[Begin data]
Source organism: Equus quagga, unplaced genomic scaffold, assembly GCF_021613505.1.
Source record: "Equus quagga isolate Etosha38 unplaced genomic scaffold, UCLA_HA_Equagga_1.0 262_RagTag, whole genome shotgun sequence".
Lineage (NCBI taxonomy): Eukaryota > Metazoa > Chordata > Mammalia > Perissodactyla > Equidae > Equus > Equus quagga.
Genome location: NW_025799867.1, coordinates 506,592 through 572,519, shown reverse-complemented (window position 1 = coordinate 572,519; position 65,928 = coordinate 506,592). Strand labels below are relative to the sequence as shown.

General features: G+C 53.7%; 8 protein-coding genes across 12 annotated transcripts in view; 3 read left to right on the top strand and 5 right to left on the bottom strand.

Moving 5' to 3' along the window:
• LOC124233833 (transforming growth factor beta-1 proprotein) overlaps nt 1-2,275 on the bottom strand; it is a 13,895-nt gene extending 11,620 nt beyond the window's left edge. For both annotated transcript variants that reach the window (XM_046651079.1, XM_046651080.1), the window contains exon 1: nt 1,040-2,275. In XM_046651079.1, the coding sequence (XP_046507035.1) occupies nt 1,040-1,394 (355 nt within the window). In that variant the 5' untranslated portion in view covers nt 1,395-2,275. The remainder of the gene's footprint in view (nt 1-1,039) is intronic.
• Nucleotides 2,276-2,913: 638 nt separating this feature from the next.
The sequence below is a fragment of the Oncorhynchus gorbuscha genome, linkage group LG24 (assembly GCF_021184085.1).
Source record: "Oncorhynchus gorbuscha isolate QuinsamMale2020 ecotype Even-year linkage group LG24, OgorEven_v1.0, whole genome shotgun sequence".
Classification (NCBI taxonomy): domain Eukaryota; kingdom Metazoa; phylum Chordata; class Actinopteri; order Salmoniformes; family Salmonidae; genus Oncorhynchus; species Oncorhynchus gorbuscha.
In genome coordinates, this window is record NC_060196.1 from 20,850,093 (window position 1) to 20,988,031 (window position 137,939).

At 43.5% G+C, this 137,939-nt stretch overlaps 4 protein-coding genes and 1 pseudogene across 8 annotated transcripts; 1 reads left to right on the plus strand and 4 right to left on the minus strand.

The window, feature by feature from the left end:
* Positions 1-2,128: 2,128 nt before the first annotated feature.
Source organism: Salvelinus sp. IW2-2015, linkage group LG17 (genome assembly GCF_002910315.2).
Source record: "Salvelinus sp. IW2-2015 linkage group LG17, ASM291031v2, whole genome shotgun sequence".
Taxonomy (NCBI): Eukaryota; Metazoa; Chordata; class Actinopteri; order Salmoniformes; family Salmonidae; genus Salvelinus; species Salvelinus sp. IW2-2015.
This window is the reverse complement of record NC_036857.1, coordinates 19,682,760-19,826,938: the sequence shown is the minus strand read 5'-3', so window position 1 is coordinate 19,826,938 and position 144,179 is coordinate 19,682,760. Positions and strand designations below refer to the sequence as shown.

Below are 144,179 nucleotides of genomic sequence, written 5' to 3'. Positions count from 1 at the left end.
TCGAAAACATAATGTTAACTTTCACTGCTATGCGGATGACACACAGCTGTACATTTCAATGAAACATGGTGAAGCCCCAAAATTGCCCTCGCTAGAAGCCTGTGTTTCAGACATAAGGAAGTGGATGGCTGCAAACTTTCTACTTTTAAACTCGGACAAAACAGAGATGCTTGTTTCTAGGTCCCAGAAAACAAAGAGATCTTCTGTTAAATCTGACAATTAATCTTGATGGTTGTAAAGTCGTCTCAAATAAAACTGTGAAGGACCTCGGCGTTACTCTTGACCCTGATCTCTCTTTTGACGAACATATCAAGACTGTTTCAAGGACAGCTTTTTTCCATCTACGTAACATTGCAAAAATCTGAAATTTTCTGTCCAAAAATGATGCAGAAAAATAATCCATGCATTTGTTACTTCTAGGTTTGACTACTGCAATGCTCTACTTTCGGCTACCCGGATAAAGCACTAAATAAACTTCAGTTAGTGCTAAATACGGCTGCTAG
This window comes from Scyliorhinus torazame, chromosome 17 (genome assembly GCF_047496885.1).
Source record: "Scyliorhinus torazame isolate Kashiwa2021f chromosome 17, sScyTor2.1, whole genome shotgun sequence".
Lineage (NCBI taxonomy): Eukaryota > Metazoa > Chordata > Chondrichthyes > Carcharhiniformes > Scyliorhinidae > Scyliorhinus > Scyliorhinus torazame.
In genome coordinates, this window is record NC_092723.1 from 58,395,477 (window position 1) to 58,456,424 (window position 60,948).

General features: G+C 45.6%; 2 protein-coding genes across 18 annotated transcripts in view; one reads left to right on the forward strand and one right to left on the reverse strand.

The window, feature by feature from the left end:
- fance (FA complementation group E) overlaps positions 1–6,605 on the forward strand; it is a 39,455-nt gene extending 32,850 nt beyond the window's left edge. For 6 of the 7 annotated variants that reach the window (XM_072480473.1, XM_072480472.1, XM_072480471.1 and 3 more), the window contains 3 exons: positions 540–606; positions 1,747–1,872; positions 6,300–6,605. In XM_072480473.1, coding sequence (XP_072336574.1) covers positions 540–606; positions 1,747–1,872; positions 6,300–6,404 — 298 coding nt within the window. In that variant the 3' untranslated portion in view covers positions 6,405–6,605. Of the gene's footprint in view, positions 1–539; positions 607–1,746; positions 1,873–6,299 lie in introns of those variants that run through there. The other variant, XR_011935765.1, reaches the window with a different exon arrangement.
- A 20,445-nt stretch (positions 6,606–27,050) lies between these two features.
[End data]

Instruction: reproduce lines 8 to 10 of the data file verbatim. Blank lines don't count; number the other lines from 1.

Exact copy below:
• Nucleotides 2,276-2,913: 638 nt separating this feature from the next.
The sequence below is a fragment of the Oncorhynchus gorbuscha genome, linkage group LG24 (assembly GCF_021184085.1).
Source record: "Oncorhynchus gorbuscha isolate QuinsamMale2020 ecotype Even-year linkage group LG24, OgorEven_v1.0, whole genome shotgun sequence".